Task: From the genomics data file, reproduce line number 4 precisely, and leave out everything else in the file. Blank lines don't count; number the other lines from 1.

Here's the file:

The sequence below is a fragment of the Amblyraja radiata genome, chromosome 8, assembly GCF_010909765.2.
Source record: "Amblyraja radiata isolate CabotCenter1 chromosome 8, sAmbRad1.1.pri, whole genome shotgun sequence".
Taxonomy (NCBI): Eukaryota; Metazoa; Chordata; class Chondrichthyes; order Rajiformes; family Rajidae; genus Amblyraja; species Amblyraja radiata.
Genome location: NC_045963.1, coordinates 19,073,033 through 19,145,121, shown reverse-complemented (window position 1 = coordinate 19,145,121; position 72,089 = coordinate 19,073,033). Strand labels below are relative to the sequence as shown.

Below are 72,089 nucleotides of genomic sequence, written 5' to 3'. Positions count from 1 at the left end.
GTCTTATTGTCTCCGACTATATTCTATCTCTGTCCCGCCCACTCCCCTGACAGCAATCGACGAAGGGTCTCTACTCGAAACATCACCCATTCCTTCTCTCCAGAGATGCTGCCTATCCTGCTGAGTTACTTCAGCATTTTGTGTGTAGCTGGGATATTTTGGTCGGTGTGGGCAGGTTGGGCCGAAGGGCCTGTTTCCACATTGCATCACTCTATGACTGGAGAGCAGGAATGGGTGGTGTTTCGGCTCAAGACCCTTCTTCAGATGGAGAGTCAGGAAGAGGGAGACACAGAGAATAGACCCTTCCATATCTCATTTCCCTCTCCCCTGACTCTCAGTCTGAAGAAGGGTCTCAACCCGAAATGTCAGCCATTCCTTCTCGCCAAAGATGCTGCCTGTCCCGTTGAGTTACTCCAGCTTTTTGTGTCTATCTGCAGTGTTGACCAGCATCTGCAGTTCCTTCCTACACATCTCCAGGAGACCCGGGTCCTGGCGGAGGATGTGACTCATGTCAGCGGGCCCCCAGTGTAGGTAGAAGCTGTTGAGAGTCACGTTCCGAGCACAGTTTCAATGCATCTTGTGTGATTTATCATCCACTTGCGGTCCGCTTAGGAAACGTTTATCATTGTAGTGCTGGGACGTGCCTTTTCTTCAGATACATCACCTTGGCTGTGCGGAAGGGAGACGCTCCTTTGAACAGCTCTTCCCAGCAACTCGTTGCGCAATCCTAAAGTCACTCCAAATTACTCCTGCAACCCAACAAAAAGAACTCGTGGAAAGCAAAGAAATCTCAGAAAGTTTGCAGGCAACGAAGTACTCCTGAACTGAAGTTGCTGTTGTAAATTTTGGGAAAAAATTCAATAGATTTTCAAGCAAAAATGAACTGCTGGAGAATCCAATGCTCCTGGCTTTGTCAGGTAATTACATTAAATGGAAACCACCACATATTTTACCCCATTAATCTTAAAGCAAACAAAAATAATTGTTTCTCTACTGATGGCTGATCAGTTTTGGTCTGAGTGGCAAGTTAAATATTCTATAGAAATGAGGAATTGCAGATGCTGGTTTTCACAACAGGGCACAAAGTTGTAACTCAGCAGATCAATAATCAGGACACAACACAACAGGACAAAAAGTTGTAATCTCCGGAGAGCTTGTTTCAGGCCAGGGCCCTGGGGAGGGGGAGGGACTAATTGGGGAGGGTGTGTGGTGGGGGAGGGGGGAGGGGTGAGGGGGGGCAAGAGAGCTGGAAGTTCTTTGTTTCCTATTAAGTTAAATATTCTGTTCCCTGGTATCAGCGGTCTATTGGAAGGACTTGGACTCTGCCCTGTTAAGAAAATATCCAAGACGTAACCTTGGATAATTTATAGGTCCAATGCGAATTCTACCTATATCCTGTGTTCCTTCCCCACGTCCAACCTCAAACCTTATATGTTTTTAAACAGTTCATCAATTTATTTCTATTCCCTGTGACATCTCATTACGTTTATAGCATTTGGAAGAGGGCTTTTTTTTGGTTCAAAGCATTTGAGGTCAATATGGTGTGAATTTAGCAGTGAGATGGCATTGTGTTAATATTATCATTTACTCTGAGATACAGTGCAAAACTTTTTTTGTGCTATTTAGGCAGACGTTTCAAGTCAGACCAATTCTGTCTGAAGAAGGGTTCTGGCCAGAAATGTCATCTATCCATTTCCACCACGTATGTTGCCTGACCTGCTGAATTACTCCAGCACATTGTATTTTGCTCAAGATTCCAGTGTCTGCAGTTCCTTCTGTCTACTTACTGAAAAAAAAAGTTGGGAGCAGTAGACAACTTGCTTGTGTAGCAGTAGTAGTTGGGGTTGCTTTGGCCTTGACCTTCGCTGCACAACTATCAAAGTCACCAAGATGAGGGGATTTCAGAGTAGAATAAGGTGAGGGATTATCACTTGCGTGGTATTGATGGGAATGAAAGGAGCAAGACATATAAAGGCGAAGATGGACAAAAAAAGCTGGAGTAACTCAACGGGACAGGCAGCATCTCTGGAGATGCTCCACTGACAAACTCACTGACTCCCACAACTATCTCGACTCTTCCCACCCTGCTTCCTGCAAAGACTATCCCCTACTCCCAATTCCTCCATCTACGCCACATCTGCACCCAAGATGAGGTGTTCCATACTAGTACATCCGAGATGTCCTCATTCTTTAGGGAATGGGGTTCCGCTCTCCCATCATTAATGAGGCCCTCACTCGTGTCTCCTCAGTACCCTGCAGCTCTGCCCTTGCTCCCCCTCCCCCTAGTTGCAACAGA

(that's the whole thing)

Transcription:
Genome location: NC_045963.1, coordinates 19,073,033 through 19,145,121, shown reverse-complemented (window position 1 = coordinate 19,145,121; position 72,089 = coordinate 19,073,033). Strand labels below are relative to the sequence as shown.